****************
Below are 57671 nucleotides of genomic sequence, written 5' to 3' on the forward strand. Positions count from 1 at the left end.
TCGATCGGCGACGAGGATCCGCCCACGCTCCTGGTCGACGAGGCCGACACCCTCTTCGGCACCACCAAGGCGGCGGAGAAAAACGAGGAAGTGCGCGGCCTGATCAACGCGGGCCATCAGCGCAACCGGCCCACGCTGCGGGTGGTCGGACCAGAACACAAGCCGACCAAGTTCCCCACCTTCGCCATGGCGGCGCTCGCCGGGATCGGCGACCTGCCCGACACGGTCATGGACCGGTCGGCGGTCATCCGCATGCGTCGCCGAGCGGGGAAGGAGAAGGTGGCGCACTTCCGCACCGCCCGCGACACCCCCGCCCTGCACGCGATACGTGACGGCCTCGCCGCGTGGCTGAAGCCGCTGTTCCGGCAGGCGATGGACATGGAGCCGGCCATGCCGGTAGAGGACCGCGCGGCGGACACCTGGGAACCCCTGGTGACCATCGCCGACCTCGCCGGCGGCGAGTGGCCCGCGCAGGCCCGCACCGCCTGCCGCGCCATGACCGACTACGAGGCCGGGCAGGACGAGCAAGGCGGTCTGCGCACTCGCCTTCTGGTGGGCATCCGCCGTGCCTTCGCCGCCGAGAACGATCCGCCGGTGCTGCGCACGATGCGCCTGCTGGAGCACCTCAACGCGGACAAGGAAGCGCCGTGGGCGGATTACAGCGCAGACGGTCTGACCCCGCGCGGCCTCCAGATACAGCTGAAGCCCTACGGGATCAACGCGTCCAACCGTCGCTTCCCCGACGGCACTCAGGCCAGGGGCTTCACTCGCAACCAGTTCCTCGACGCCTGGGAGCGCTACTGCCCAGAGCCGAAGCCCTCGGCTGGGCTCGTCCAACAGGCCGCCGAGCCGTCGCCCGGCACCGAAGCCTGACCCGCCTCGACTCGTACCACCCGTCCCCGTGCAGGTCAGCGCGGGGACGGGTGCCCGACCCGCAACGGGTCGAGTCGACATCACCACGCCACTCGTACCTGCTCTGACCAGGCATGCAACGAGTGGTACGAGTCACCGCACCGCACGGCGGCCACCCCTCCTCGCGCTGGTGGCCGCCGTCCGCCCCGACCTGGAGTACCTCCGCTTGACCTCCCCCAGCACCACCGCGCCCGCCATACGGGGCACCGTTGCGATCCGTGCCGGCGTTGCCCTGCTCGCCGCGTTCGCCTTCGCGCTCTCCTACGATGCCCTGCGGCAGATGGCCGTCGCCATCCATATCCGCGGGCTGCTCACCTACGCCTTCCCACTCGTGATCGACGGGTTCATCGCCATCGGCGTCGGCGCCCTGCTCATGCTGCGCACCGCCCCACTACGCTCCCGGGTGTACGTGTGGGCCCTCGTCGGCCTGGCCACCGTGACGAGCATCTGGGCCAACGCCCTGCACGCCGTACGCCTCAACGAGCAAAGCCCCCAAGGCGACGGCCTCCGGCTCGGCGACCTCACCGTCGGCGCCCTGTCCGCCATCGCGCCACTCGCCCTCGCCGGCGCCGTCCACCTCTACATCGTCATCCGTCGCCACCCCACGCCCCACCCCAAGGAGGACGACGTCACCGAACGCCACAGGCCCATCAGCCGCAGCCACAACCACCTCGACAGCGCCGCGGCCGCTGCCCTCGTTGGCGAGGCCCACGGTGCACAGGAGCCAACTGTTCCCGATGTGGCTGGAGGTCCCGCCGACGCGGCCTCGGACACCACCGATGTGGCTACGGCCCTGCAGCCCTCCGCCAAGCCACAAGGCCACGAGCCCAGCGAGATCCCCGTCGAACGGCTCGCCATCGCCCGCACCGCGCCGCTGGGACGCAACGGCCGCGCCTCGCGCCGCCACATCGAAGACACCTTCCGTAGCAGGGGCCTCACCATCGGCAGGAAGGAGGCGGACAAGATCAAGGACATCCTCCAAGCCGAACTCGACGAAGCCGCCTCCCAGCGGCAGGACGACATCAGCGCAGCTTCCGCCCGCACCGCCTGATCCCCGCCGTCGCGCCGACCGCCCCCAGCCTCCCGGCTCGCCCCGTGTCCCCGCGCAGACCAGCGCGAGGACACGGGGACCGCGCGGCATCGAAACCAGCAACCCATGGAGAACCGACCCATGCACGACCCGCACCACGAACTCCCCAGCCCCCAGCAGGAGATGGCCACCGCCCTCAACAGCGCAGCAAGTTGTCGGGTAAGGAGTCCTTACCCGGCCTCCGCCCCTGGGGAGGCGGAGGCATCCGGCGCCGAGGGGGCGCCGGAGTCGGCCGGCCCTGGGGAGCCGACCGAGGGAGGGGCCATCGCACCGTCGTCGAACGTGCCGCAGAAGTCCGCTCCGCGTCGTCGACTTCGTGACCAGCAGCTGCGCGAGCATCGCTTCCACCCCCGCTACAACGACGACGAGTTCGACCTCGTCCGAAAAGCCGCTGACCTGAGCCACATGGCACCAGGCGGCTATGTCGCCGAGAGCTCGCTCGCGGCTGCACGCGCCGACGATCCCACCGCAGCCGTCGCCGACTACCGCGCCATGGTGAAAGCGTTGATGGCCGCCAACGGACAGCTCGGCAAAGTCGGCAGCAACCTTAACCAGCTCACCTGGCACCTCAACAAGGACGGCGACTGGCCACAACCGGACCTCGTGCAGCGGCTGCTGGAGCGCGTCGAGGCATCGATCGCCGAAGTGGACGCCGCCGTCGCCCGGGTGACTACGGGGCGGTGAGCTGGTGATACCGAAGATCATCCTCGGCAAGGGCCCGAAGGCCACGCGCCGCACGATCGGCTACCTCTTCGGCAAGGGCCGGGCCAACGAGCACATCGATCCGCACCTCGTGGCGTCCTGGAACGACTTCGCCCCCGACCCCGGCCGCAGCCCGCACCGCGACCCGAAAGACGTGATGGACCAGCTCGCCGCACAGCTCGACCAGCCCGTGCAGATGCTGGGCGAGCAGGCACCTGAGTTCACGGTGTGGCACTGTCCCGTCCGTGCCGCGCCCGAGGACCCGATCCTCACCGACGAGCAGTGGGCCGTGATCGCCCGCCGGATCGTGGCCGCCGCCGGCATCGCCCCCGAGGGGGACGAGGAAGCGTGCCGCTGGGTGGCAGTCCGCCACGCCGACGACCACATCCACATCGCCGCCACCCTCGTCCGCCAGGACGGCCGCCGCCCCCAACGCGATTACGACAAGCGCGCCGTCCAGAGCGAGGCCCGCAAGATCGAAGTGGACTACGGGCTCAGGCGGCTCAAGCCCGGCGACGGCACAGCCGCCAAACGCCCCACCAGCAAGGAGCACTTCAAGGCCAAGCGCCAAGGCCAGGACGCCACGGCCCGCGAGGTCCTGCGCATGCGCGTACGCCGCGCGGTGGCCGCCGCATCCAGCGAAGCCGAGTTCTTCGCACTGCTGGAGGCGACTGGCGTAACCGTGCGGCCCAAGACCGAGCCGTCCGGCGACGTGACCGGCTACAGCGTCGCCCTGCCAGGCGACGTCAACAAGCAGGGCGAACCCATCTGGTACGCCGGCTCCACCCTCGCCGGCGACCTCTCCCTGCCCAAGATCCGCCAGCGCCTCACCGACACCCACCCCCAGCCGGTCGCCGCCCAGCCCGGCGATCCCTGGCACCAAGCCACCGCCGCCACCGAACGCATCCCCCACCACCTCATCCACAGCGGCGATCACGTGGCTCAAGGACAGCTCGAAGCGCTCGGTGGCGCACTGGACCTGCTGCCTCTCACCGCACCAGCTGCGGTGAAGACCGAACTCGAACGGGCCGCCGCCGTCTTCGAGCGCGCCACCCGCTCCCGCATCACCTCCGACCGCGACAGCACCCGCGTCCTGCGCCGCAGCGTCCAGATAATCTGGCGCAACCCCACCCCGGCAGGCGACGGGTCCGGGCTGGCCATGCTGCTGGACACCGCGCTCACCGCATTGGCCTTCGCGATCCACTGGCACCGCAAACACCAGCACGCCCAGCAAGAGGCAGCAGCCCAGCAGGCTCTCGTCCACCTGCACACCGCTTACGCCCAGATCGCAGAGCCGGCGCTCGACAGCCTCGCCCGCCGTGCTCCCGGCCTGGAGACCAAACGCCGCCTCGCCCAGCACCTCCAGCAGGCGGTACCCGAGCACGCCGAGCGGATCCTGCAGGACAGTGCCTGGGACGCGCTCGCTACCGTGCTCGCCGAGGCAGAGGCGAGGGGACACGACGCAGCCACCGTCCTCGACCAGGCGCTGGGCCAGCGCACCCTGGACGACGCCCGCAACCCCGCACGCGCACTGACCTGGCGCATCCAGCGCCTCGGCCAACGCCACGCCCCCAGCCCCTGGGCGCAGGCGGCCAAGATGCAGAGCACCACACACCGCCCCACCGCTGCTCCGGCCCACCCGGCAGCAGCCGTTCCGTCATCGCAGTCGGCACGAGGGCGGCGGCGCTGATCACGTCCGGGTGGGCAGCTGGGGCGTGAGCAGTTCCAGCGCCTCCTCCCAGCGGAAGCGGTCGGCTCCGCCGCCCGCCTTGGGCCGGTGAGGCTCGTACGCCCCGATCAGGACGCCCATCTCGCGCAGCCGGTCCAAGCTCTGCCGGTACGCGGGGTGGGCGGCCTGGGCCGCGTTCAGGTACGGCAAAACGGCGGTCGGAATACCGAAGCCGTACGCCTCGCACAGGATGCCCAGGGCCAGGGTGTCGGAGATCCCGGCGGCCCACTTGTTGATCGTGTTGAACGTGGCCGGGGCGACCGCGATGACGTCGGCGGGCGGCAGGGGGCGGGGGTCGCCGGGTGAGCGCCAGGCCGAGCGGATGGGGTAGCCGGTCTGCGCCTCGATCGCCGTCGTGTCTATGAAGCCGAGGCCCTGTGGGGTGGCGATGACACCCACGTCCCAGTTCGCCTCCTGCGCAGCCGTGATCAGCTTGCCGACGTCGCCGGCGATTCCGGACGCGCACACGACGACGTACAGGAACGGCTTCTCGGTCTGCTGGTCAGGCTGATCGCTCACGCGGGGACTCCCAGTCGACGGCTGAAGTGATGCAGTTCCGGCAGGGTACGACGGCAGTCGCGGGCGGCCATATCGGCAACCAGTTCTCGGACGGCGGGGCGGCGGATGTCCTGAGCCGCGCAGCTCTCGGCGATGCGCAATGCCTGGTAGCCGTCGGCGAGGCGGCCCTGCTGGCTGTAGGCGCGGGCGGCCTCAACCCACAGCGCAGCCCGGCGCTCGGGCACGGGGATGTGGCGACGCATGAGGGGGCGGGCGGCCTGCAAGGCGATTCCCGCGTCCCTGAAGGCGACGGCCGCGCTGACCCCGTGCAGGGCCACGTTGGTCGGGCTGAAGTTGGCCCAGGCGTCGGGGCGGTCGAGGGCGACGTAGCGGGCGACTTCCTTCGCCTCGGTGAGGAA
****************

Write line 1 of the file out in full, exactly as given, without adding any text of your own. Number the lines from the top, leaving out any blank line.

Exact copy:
Below are 57671 nucleotides of genomic sequence, written 5' to 3' on the forward strand. Positions count from 1 at the left end.